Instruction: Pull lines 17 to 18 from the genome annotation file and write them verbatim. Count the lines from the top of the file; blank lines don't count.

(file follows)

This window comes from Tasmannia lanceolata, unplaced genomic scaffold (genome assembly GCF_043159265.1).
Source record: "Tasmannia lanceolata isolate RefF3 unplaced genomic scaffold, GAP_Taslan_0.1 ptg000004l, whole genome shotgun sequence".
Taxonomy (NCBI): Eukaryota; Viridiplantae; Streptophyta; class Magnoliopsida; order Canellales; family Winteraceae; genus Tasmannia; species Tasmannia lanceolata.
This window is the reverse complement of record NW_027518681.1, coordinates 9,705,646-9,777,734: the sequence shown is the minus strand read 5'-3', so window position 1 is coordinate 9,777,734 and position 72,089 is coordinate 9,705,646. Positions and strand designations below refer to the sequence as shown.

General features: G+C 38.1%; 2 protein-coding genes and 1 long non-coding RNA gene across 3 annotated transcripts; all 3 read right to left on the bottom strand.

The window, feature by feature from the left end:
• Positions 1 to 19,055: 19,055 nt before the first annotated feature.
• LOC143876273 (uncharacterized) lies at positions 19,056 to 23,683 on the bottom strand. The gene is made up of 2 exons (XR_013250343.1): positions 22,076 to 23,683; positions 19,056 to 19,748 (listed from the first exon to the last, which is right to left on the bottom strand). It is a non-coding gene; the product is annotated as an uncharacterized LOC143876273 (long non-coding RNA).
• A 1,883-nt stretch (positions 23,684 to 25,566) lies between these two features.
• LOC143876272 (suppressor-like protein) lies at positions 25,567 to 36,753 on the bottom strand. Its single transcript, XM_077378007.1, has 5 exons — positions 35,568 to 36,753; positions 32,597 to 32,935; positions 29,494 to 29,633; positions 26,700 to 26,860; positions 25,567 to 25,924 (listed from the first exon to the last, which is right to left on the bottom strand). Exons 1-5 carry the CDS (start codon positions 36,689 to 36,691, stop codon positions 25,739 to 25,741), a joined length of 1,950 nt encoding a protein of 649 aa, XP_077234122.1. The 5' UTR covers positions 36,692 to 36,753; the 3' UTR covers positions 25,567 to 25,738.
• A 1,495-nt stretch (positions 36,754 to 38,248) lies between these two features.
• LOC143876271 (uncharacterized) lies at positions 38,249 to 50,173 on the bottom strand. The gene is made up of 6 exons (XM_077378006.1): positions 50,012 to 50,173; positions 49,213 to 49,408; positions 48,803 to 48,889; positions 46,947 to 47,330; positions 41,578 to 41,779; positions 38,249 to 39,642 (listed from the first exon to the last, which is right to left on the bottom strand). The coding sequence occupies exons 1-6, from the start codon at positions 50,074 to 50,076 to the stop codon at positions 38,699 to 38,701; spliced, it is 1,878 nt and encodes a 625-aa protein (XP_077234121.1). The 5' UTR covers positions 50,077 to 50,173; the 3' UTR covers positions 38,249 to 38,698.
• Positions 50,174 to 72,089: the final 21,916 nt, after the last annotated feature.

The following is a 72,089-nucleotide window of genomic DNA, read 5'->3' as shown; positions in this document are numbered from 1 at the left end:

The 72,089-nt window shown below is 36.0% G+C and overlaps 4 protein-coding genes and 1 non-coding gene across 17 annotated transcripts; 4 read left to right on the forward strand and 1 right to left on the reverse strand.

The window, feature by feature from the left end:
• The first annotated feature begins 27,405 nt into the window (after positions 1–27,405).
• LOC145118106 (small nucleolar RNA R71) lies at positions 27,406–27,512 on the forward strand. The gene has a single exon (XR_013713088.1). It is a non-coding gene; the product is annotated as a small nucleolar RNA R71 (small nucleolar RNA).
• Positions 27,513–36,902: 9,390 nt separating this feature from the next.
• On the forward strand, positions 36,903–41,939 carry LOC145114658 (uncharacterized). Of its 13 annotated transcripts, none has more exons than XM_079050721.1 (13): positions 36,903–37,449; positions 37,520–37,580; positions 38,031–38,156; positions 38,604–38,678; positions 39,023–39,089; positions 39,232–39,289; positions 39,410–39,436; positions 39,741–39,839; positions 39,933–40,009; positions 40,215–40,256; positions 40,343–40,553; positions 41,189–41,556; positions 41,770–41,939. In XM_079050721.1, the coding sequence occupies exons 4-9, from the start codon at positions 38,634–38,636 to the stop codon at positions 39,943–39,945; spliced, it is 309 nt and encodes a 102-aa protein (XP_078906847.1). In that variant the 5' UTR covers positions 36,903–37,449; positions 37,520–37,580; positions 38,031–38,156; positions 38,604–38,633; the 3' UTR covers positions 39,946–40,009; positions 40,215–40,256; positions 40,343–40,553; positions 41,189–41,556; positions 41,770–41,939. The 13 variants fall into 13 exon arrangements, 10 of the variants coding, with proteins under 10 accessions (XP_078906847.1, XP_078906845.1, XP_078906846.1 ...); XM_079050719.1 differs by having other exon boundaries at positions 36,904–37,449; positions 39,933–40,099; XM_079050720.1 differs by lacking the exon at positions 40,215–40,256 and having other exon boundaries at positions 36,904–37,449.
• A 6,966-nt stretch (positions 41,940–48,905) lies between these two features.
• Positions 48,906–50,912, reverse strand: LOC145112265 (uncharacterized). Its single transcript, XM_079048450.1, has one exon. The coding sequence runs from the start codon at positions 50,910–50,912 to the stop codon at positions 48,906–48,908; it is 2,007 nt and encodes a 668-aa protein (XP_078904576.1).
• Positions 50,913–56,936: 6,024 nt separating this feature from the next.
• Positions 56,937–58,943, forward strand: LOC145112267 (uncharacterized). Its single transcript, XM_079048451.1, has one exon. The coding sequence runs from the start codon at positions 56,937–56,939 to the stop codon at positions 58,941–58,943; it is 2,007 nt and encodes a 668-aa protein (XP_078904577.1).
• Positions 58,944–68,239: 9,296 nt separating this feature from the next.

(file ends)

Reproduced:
• The first annotated feature begins 27,405 nt into the window (after positions 1–27,405).
• LOC145118106 (small nucleolar RNA R71) lies at positions 27,406–27,512 on the forward strand. The gene has a single exon (XR_013713088.1). It is a non-coding gene; the product is annotated as a small nucleolar RNA R71 (small nucleolar RNA).